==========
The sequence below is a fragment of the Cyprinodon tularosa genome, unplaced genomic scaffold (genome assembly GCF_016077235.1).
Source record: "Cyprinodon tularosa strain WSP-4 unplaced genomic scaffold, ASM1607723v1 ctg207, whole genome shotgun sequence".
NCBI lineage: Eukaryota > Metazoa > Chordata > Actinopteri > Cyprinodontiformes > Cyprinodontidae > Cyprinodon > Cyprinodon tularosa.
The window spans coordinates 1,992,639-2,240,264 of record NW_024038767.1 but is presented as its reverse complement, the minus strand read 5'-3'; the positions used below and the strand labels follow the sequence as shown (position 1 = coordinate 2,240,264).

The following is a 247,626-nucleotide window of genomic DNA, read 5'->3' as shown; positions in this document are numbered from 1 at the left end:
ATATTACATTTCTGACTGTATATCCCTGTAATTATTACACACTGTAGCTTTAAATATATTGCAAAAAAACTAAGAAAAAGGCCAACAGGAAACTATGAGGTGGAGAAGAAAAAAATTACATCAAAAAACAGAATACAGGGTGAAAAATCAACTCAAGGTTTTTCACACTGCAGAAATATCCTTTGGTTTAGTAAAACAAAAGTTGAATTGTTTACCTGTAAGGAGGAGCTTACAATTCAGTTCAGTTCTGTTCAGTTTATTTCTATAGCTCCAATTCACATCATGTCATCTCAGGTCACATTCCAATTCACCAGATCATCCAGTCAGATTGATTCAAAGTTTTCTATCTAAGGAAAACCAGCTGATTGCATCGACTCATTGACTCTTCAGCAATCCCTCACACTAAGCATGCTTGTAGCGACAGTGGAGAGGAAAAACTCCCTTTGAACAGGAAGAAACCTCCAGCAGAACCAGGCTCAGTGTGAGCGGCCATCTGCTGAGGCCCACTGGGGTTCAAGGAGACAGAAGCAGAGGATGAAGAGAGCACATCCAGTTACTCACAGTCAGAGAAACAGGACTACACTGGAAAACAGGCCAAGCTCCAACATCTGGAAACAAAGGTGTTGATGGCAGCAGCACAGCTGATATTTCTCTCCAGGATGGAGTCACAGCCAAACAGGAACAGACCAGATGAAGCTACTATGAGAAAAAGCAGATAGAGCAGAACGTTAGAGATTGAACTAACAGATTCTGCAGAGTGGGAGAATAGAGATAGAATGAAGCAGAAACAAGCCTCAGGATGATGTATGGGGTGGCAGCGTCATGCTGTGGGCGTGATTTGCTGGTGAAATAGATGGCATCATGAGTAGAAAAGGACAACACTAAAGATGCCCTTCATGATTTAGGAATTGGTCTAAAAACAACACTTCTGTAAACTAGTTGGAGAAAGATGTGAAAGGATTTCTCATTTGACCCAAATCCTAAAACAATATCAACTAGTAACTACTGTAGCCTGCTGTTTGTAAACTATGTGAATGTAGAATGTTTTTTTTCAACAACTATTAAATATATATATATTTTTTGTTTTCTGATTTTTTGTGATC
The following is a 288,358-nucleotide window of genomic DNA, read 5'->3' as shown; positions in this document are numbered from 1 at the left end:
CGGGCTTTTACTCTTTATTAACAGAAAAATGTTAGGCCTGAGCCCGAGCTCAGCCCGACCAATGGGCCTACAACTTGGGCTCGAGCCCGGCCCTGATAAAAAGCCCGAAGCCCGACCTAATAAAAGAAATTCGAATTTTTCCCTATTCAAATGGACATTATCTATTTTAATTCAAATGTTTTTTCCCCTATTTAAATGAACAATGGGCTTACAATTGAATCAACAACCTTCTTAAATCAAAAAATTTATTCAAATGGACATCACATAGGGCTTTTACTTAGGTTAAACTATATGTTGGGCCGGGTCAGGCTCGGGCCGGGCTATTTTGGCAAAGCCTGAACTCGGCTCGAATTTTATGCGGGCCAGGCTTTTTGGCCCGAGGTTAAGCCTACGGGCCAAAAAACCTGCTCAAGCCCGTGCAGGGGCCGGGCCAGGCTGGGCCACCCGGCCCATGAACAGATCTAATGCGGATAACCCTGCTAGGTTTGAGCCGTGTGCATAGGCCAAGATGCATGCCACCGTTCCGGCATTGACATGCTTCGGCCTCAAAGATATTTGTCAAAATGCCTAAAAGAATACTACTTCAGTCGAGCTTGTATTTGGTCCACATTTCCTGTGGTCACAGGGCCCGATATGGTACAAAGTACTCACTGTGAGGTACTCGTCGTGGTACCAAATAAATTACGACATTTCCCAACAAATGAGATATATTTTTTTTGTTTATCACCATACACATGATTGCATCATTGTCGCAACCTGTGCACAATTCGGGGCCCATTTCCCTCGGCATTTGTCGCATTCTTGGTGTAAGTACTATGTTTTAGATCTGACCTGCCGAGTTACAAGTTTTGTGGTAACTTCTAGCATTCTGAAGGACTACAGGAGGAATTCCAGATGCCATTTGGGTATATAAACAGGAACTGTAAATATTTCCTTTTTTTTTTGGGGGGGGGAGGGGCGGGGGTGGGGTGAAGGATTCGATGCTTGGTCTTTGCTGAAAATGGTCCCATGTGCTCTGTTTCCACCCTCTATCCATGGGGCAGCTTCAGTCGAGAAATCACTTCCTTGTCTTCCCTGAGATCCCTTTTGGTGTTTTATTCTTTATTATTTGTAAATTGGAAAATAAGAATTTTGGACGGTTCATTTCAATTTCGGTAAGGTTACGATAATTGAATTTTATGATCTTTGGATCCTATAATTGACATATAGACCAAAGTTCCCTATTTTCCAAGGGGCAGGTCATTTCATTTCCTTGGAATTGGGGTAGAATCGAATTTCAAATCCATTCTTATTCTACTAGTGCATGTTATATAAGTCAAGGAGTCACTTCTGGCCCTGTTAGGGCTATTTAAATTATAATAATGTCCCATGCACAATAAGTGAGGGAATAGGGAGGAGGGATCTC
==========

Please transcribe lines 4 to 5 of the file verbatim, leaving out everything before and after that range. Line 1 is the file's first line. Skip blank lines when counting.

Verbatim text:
The window spans coordinates 1,992,639-2,240,264 of record NW_024038767.1 but is presented as its reverse complement, the minus strand read 5'-3'; the positions used below and the strand labels follow the sequence as shown (position 1 = coordinate 2,240,264).

The following is a 247,626-nucleotide window of genomic DNA, read 5'->3' as shown; positions in this document are numbered from 1 at the left end: